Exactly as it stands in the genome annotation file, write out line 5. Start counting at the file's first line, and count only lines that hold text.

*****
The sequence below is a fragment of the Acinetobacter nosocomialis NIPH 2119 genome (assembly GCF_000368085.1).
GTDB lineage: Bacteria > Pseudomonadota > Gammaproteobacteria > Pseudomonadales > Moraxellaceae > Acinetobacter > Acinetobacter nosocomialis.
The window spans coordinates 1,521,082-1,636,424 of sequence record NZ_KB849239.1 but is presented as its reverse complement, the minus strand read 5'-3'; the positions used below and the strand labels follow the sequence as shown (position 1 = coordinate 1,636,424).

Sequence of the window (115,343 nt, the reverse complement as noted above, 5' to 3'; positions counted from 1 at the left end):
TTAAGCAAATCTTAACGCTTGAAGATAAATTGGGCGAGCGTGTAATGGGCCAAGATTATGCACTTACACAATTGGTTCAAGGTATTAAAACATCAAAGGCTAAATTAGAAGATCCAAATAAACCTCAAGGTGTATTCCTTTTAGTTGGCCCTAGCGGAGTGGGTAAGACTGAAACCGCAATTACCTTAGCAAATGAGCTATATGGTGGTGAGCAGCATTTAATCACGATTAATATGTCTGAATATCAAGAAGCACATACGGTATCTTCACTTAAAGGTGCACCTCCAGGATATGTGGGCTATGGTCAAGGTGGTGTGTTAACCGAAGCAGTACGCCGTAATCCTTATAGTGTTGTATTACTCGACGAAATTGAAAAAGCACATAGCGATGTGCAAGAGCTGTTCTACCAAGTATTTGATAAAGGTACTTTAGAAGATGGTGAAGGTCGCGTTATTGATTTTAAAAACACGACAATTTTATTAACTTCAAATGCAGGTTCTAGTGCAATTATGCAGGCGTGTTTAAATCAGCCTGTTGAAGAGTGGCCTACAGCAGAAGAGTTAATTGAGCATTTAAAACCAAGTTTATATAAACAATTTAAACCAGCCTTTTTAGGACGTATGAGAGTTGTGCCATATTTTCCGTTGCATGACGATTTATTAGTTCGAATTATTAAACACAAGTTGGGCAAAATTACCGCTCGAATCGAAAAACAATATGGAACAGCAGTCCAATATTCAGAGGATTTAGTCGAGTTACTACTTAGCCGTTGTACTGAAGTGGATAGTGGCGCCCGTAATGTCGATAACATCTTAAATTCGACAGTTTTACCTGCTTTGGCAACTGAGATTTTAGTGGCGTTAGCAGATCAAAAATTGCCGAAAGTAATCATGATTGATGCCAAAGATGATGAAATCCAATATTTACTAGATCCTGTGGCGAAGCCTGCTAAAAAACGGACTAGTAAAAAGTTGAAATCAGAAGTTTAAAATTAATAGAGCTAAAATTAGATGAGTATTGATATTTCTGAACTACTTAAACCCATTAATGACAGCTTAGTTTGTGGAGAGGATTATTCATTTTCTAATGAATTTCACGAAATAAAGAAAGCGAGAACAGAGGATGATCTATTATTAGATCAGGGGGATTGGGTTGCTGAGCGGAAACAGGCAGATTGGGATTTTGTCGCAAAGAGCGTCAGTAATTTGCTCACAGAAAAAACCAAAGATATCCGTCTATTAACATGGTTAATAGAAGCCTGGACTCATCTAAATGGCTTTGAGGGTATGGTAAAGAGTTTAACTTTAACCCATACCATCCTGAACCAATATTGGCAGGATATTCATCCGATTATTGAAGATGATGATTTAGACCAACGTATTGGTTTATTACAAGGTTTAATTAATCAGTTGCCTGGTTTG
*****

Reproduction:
TTAAGCAAATCTTAACGCTTGAAGATAAATTGGGCGAGCGTGTAATGGGCCAAGATTATGCACTTACACAATTGGTTCAAGGTATTAAAACATCAAAGGCTAAATTAGAAGATCCAAATAAACCTCAAGGTGTATTCCTTTTAGTTGGCCCTAGCGGAGTGGGTAAGACTGAAACCGCAATTACCTTAGCAAATGAGCTATATGGTGGTGAGCAGCATTTAATCACGATTAATATGTCTGAATATCAAGAAGCACATACGGTATCTTCACTTAAAGGTGCACCTCCAGGATATGTGGGCTATGGTCAAGGTGGTGTGTTAACCGAAGCAGTACGCCGTAATCCTTATAGTGTTGTATTACTCGACGAAATTGAAAAAGCACATAGCGATGTGCAAGAGCTGTTCTACCAAGTATTTGATAAAGGTACTTTAGAAGATGGTGAAGGTCGCGTTATTGATTTTAAAAACACGACAATTTTATTAACTTCAAATGCAGGTTCTAGTGCAATTATGCAGGCGTGTTTAAATCAGCCTGTTGAAGAGTGGCCTACAGCAGAAGAGTTAATTGAGCATTTAAAACCAAGTTTATATAAACAATTTAAACCAGCCTTTTTAGGACGTATGAGAGTTGTGCCATATTTTCCGTTGCATGACGATTTATTAGTTCGAATTATTAAACACAAGTTGGGCAAAATTACCGCTCGAATCGAAAAACAATATGGAACAGCAGTCCAATATTCAGAGGATTTAGTCGAGTTACTACTTAGCCGTTGTACTGAAGTGGATAGTGGCGCCCGTAATGTCGATAACATCTTAAATTCGACAGTTTTACCTGCTTTGGCAACTGAGATTTTAGTGGCGTTAGCAGATCAAAAATTGCCGAAAGTAATCATGATTGATGCCAAAGATGATGAAATCCAATATTTACTAGATCCTGTGGCGAAGCCTGCTAAAAAACGGACTAGTAAAAAGTTGAAATCAGAAGTTTAAAATTAATAGAGCTAAAATTAGATGAGTATTGATATTTCTGAACTACTTAAACCCATTAATGACAGCTTAGTTTGTGGAGAGGATTATTCATTTTCTAATGAATTTCACGAAATAAAGAAAGCGAGAACAGAGGATGATCTATTATTAGATCAGGGGGATTGGGTTGCTGAGCGGAAACAGGCAGATTGGGATTTTGTCGCAAAGAGCGTCAGTAATTTGCTCACAGAAAAAACCAAAGATATCCGTCTATTAACATGGTTAATAGAAGCCTGGACTCATCTAAATGGCTTTGAGGGTATGGTAAAGAGTTTAACTTTAACCCATACCATCCTGAACCAATATTGGCAGGATATTCATCCGATTATTGAAGATGATGATTTAGACCAACGTATTGGTTTATTACAAGGTTTAATTAATCAGTTGCCTGGTTTG